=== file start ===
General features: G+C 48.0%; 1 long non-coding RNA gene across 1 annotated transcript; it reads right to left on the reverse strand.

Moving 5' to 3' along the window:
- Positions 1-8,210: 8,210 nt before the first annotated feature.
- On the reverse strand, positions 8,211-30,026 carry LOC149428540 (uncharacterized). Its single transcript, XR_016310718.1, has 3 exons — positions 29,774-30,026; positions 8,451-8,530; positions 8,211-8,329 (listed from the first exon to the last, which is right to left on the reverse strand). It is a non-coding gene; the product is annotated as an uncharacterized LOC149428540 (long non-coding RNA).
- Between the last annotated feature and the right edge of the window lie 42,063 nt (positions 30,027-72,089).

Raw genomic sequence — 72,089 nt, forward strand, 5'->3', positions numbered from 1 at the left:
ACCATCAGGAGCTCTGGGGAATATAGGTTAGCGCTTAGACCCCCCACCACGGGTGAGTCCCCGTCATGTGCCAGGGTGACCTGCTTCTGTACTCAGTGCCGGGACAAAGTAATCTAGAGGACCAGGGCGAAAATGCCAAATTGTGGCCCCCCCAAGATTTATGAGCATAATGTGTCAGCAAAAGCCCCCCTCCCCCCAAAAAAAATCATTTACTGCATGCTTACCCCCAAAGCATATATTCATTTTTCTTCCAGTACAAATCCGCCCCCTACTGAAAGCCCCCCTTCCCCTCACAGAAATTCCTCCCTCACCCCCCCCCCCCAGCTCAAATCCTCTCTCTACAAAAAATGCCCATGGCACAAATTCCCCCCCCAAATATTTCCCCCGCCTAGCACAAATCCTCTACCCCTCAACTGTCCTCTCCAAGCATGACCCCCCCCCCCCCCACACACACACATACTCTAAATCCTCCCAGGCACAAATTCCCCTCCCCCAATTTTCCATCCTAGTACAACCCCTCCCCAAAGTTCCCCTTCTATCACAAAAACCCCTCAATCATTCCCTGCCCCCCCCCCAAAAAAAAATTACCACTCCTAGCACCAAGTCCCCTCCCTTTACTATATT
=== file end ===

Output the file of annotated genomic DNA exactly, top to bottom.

General features: G+C 48.0%; 1 long non-coding RNA gene across 1 annotated transcript; it reads right to left on the reverse strand.

Moving 5' to 3' along the window:
- Positions 1-8,210: 8,210 nt before the first annotated feature.
- On the reverse strand, positions 8,211-30,026 carry LOC149428540 (uncharacterized). Its single transcript, XR_016310718.1, has 3 exons — positions 29,774-30,026; positions 8,451-8,530; positions 8,211-8,329 (listed from the first exon to the last, which is right to left on the reverse strand). It is a non-coding gene; the product is annotated as an uncharacterized LOC149428540 (long non-coding RNA).
- Between the last annotated feature and the right edge of the window lie 42,063 nt (positions 30,027-72,089).

Raw genomic sequence — 72,089 nt, forward strand, 5'->3', positions numbered from 1 at the left:
ACCATCAGGAGCTCTGGGGAATATAGGTTAGCGCTTAGACCCCCCACCACGGGTGAGTCCCCGTCATGTGCCAGGGTGACCTGCTTCTGTACTCAGTGCCGGGACAAAGTAATCTAGAGGACCAGGGCGAAAATGCCAAATTGTGGCCCCCCCAAGATTTATGAGCATAATGTGTCAGCAAAAGCCCCCCTCCCCCCAAAAAAAATCATTTACTGCATGCTTACCCCCAAAGCATATATTCATTTTTCTTCCAGTACAAATCCGCCCCCTACTGAAAGCCCCCCTTCCCCTCACAGAAATTCCTCCCTCACCCCCCCCCCCCAGCTCAAATCCTCTCTCTACAAAAAATGCCCATGGCACAAATTCCCCCCCCAAATATTTCCCCCGCCTAGCACAAATCCTCTACCCCTCAACTGTCCTCTCCAAGCATGACCCCCCCCCCCCCCACACACACACATACTCTAAATCCTCCCAGGCACAAATTCCCCTCCCCCAATTTTCCATCCTAGTACAACCCCTCCCCAAAGTTCCCCTTCTATCACAAAAACCCCTCAATCATTCCCTGCCCCCCCCCCAAAAAAAAATTACCACTCCTAGCACCAAGTCCCCTCCCTTTACTATATT